All dogs smell, anyone who owns one knows that but there is a difference between ‘Eau de wet dog’ and a proper SMELL.  Sometimes these can creep up on us unawares and it’s only after some time away from your pet or when visitors come and politely, but firmly, distance themselves from your pooch do you notice and other times they can appear overnight.  However, like any other change in your pets behaviour or health, they should always be taken seriously. So, what could cause your dog to smell (worse than usual!) and when should you worry?  Lets look at our pets, if you will excuse the pun, nose to tail; Ears Ear infections are common in dogs, especially breeds with floppy, furry appendages, but any dog can develop odourous, painful problems.  They will often shake their heads, scratch at their ears and when you inspect under the ear flap you usually find a discharge, which can vary from a thick, black waxy to a creamy pus-like consistency, red, sore skin and quite a stink!  Any dog with these symptoms should be taken to a vet as soon as possible.  Ear infections left to fester can cause permanent damage and will be very sore for your pet. Teeth I have said it before and I will doubtless say it again; Doggy breath is NOT normal!  A dog with a healthy mouth should have little or no smell coming from it and if they have, there is a problem.  Smelly breath is usually due to bacteria colonising the plaque, tartar and gingivitis on the teeth and gums.  Between them these are literally rotting your pets teeth away, which is very painful and will eventually lead to teeth loss.  Not only this, these germs will escape into the blood stream, travel round the rest of the body and put the organs under serious strain.  The heart, kidneys & liver will all suffer, sometimes to the point where they are permanently damaged. Regular check-ups with your vet will pick up any problems early and often simple chews or regular brushing will prevent further issues.  However, if your dog is particularly badly affected, your vet may suggest dental work under an anaesthetic to remove all the tartar and infection, extract any teeth which are beyond saving and restore the mouth to health. Coat and Skin We all know dogs love to get wet, dirty and roll in the most disgusting things (fox poo anyone?) but normally a good shampoo or just a bit of drying out will sort most problems. However, some pooches seem to carry a distinct ‘smell’ around with them wherever they go.  In some cases these can indicate significant health problems and in others just a few tweeks to their care can make the world of difference. There are a significant minority of dogs who suffer from skin allergies, which not only make them itchy but also can make them very smelly.  The odour arises from an abnormal amount of bacteria and yeasts living on the skin and until the disease is under control, it can be very difficult to get rid of.  Medicated shampoos available from your vet can be very helpful but some pets will need oral treatments to bring the problem under control, especially in the early stages.  It also helps to keep the skin and coat in the very best condition possible.  There are several dietary supplements available for dogs which are brilliant for keeping coats and skin in tip top condition, ask your vet what they would recommend. For dogs that just have a bit of ‘BO’ again regular baths, with a proper doggy shampoo, can be very helpful, as can dietary supplements.  In many cases it is worth investing in a regular trip to the groomers as they will be able to bathe them fully, strip and clip the coat, if it is appropriate to the breed, and dry them properly afterwards. The bottom end! Flatulence ‘Silent but deadly’ is the best description for many of man’s best friend’s emanations!  Usually it is just an occasional thing or can be related to a bin raid or unsuitable treats (!) but in some pets it can be a constant (and very unsociable!) problem. Excessive gas production is caused by poor digestion, which can be related either to a problem with the guts not functioning properly or an unsuitable diet.  In most cases it is the latter and a change of food (or several until you find one that suits them) is all that is needed to settle the digestion.  The best diets to pick in these circumstances are the ‘hypoallergenic’ kind which tend to contain fewer additives and are usually wheat & gluten free, which makes them much gentler on dog’s stomachs.  Have a chat to your vet about what they would recommend you try. However, some individuals have actual gastrointestinal disease and for them flatulence is usually just one of several symptoms relating to poor gut function.  These pets often need testing (which can include blood samples, faecal samples, xrays and biopsies) to make a specific diagnosis and treatments include medications, dietary supplements and, again, hypoallergenic diets. Anal Glands For many dogs, especially the smaller breeds, these little bottom glands can be the bane of their (and their owner’s) lives!  The anal sacs are two small, thin walled glands situated on either side of the anus (people don't have them, thank goodness!) which produce a smelly, watery scent.  They are why dogs sniff each others bottoms and their mechanism of emptying is very simple; As the solid faeces slides past them, it squeezes the gland and forces out the liquid.  However, if the dog doesn't poo for a while or has diarrhoea, the gland won’t be emptied and can become blocked.  This is painful, feeling a bit like a zit that needs to be popped, and will cause many dogs to display signs including chewing at their tails, licking at their bottoms or, the classic, scooting along on their bottoms.  Sometimes they will succeed in expressing the glands, which causes a truly remarkable smell (once smelt, never forgotten!) that is often described as ‘fishy’. Most dogs with these symptoms will need their glands expressing by a vet,and trust me, this is a job best left to the professionals!  In some cases it can become a recurring problem as the glands are left thickened and scarred by repeated blocking.  For those individuals a proper flushing out of the glands under a sedation can be helpful and for particularly badly affected pets, your vet may advice removal of the sacs completely. So hopefully now you know a few of the things that can turn your beloved family pet into a truly malodorous mutt!  Why not try our Symptom Checker for further information and if you are concerned, do contact your vet. Cat Henstridge BVSc MRCVS - Read more of her blogs at www.catthevet.com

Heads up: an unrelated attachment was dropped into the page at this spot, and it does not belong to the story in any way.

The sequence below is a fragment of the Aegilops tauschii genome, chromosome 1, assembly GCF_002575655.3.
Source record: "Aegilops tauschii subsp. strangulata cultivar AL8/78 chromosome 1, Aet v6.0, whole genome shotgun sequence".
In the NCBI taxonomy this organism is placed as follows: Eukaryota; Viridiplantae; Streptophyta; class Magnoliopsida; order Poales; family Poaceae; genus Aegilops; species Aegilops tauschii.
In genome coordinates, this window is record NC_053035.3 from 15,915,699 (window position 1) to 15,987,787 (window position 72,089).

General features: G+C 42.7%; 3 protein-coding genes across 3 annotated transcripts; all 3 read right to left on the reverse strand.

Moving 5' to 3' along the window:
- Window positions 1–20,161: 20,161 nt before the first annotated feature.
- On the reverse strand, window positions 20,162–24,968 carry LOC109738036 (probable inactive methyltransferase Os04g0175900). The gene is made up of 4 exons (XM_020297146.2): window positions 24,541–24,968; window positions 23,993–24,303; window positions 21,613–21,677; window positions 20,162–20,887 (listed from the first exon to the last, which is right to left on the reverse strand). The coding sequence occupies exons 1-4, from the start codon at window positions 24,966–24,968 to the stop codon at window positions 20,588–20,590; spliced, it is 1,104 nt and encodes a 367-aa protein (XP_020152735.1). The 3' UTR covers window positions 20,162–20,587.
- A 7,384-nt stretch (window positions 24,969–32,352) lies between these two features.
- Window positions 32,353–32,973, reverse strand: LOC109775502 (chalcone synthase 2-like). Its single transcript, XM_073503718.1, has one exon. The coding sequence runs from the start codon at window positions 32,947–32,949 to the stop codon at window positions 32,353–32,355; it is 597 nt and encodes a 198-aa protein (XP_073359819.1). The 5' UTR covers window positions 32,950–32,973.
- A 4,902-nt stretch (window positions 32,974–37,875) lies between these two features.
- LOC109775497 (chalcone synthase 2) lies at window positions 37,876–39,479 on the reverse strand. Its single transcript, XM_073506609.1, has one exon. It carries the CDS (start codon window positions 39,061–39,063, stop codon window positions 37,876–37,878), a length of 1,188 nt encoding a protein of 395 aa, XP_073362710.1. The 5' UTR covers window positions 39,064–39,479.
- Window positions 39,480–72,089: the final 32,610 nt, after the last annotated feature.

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Fireworks in the equine world! – How to keep your horse safe this Bonfire Night